TABLE 2: Acceptance of Intimate Partner Violence inquiry and actual Intimate Partner Violence inquiry

Association between acceptance of Intimate Partner Violence, actual Intimate Partner Violence inquiry and sociodemographic factors
The marital status (c2 [2] = 9, 49, p < 0.01) and employment status (c2 [1] = 4, 4, p < 0.05) are indicated in Table 3. There was no significant association between acceptance for screening and the other demographic variables.

TABLE 3: Association between acceptance for Intimate Partner Violence inquiry, actual Intimate Partner Violence inquiry and sociodemographic characteristics of participants.

Ethnicity (c2 [1] = 5,6, p < 0.05) was associated with being probed about IPV in healthcare (Table 3); in other words, participants of Hausa or Fulani ethnic group were more often probed about the possibility of IPV in healthcare than the other ethnic groups together (i.e. migrant ethnic groups in the region). A trend was observed regarding the association between probing about IPV in healthcare and religion (c2 [1] = 2.8, p < 0.09), where Muslim participants seemed more likely to have been probed on IPV than other religions combined. There was no statistical association between being probed about IPV in healthcare and other demographic factors.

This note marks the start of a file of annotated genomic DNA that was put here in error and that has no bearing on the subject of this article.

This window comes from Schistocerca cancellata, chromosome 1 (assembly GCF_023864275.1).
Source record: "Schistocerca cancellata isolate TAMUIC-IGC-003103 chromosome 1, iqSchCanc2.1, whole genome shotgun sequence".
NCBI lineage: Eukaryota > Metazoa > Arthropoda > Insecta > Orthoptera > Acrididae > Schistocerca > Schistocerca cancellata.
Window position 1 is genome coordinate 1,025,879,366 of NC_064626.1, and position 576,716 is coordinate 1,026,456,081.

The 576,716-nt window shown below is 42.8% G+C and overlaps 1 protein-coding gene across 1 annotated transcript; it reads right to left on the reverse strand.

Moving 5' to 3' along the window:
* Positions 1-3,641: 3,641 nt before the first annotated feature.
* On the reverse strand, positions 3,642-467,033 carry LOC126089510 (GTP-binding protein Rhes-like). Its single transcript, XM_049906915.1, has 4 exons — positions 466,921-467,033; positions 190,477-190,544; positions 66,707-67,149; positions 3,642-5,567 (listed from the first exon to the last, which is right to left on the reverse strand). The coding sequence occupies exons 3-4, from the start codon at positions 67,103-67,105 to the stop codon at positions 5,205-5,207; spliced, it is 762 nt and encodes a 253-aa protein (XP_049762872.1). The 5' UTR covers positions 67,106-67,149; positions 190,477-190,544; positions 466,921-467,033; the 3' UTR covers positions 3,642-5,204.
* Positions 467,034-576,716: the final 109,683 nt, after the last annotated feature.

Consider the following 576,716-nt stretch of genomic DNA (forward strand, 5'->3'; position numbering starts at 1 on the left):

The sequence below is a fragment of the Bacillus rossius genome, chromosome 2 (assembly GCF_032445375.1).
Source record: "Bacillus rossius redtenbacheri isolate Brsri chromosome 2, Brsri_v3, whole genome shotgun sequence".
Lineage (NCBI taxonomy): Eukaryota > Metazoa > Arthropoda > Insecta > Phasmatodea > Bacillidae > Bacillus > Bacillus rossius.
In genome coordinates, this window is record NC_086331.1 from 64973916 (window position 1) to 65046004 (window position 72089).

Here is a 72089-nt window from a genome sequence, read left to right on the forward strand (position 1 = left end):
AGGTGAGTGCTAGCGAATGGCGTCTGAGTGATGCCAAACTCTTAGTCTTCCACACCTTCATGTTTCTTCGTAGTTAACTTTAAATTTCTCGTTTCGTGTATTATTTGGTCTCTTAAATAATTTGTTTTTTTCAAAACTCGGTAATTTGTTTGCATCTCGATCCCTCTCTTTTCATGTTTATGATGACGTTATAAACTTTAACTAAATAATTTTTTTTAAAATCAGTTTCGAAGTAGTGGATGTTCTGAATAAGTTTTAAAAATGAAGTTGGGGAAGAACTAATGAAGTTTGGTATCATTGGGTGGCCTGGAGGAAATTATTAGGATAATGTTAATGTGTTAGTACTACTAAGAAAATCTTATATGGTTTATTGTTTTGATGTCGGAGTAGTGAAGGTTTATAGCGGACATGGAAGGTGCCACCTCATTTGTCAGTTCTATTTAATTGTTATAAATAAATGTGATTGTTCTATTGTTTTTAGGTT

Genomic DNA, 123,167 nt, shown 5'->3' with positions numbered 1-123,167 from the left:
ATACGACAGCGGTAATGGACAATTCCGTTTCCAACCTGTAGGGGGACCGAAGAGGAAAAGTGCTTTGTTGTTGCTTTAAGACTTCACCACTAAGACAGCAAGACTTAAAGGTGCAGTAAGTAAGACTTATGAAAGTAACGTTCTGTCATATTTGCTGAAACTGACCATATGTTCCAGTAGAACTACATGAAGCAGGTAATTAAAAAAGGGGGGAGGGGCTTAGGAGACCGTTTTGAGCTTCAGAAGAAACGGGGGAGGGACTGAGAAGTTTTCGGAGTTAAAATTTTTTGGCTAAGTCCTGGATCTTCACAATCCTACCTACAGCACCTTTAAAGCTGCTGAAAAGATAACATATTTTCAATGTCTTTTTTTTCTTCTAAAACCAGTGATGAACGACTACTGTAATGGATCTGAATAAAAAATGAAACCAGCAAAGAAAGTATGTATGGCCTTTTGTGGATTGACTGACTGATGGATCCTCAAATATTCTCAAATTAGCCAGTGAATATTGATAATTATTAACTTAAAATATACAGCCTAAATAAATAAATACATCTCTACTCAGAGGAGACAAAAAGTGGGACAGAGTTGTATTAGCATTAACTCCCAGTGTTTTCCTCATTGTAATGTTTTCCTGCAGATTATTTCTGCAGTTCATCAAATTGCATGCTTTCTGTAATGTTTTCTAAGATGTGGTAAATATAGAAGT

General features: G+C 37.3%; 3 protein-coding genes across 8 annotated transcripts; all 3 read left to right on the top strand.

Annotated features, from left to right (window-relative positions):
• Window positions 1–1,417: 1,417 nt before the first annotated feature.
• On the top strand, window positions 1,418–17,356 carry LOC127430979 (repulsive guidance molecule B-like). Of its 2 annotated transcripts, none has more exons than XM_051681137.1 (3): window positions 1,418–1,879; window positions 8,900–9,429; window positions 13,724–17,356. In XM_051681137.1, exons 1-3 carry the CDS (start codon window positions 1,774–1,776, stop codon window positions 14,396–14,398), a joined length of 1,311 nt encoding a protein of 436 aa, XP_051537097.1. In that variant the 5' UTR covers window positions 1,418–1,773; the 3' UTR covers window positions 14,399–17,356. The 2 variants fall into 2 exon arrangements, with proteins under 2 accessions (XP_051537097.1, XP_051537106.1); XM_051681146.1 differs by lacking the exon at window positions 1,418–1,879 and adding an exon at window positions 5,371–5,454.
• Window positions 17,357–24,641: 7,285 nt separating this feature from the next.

Association between actual Intimate Partner Violence inquiry and satisfaction with care
There was an association (Table 4) between IPV-probing in healthcare and satisfaction with nursing staff (t [469] = 4.74; p < 0.001), contact (t [466] =3, 51; p < 0.001) and social support (t [462] =4.19; p < 0.001). Participants who had been probed on IPV in their latest contact expressed on average higher satisfaction in these regards than peers who had not been probed on IPV.